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Trust is Granted Not Earned

Updated: May 1

Our internal process about trust is based on past experiences, much of which have been experiences of disappointment, disconnection, and hurt. We learn to erect barriers of self-protection to stay safe; leaving us guarded, insecure, and untrusting.


We can’t begin a relationship without trust. If we do, we’ll expect the other person to continuously strive to earn our trust so that our sense of security is in tact. An unsustainable dynamic for sure. Trust is not so much earned as it is granted. A choice we decide to make and a chance that we take.

What if we granted our trust to others as we enter relationships?

What if we were willing to be vulnerable?

To assume the best of people?

To expect the best from people?


We will most certainly get hurt, be disappointed, have our trust violated, have our wounds touched, and be broken open again.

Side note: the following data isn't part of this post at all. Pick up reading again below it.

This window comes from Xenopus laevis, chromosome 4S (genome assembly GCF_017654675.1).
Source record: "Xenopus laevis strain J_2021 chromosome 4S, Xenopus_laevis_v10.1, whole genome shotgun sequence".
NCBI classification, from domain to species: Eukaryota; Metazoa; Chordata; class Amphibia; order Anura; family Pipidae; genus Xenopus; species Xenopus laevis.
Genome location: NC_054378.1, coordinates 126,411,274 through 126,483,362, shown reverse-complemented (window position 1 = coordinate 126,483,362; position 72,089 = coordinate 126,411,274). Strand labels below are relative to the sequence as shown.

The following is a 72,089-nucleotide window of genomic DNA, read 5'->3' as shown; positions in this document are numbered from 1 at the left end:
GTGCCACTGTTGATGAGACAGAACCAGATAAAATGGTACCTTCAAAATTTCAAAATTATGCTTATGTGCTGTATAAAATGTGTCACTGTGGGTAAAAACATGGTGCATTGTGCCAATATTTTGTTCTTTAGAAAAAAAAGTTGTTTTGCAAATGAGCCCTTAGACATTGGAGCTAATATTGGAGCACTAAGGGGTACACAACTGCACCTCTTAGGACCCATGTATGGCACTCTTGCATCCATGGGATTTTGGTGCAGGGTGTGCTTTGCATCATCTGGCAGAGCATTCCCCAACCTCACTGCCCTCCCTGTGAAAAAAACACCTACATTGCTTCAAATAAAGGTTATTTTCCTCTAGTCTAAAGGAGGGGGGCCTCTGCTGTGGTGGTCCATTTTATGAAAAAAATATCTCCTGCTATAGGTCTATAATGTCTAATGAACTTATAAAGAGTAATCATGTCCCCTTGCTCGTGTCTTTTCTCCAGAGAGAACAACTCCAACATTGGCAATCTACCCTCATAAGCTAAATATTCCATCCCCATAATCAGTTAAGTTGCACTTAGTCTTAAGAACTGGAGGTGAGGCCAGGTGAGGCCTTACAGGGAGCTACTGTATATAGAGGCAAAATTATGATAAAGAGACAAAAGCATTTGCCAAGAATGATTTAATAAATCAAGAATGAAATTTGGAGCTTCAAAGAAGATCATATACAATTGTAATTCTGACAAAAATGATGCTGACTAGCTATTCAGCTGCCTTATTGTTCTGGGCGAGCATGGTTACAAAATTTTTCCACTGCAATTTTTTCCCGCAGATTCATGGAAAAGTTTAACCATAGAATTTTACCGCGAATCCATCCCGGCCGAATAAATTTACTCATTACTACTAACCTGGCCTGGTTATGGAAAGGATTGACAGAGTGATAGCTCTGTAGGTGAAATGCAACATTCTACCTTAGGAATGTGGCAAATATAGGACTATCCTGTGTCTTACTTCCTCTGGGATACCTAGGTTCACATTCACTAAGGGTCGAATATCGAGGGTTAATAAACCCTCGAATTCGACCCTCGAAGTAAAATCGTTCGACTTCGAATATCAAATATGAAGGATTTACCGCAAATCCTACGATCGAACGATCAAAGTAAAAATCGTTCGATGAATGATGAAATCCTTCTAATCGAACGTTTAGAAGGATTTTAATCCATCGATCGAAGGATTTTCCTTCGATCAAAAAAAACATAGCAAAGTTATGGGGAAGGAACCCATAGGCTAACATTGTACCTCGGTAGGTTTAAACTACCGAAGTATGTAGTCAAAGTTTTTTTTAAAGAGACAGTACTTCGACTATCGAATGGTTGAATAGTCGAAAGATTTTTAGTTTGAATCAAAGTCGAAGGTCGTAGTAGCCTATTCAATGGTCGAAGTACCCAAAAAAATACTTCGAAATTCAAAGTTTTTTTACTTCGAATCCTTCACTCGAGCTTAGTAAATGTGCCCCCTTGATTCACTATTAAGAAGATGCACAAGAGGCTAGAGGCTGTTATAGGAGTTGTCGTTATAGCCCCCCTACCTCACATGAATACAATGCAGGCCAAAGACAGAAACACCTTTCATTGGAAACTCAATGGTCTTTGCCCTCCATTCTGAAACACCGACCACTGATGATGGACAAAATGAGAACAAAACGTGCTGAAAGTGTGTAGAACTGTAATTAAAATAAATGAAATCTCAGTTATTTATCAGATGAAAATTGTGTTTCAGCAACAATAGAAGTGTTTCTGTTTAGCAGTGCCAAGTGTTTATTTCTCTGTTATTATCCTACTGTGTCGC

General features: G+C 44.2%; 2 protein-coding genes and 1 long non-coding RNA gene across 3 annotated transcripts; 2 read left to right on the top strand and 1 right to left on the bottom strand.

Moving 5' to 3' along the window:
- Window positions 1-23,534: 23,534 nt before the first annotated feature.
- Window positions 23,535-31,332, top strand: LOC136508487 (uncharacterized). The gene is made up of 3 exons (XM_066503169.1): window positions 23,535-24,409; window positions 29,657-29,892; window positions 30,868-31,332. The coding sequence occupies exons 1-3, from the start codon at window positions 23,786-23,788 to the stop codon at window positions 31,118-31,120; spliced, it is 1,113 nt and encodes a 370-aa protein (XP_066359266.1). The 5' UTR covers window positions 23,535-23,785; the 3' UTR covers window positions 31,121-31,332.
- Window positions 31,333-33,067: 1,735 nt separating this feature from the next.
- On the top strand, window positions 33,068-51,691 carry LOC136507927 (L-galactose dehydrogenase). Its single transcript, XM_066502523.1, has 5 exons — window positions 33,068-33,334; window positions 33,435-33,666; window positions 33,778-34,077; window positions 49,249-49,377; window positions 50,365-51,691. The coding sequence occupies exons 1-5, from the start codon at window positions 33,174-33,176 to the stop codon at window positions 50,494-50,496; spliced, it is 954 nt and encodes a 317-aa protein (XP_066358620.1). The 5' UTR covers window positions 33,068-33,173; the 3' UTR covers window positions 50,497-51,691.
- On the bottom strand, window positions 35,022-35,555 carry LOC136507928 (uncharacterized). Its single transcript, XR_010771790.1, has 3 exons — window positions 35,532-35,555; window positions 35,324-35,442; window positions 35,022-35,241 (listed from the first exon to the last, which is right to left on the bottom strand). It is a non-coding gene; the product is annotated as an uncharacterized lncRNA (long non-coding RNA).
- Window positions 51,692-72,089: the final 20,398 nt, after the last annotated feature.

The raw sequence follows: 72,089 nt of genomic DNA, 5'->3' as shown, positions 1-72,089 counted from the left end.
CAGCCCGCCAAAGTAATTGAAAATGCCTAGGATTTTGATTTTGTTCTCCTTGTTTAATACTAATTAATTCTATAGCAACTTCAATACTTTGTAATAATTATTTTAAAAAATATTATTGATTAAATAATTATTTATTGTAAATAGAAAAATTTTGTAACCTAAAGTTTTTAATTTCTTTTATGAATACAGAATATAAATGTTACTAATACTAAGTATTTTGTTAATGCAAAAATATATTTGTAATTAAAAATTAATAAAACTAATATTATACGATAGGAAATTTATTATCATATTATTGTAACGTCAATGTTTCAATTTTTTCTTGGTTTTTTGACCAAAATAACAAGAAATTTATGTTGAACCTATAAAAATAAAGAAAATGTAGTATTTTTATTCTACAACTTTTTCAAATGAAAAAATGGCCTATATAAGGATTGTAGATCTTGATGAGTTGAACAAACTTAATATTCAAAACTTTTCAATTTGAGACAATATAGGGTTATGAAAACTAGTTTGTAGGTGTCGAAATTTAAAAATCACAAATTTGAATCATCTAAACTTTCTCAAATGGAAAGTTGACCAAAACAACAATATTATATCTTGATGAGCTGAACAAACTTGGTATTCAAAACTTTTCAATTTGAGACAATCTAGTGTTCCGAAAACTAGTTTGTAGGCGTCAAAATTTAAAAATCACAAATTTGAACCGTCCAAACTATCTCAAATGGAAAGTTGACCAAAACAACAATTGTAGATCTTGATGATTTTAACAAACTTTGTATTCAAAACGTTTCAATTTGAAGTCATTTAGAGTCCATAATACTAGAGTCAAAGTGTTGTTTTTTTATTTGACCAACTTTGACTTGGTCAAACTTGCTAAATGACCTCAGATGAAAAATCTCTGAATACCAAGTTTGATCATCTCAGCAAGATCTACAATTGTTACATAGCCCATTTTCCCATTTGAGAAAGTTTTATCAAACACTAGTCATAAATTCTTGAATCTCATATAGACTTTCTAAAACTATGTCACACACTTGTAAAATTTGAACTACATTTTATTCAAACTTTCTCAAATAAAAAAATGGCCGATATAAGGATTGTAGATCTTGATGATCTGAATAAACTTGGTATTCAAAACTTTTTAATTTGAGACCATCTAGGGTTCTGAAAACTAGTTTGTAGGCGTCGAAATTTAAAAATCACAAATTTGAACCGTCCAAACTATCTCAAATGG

And afterwards, we can get our asses up and dust them off, offer ourselves love and soothing, and then we can keep opening and taking the risk of allowing another to matter.


If we go on expecting the worst, we’re very likely to get it. But if we stay open, the possibilities are endless. In the words of Einstein, “The most important decision we make is whether we believe we live in a friendly or hostile universe.” We’re all entitled to choose our own universe. I choose the friendly one where my trust can be granted, my capacity for vulnerability is cultivated, and risks aren’t threats.

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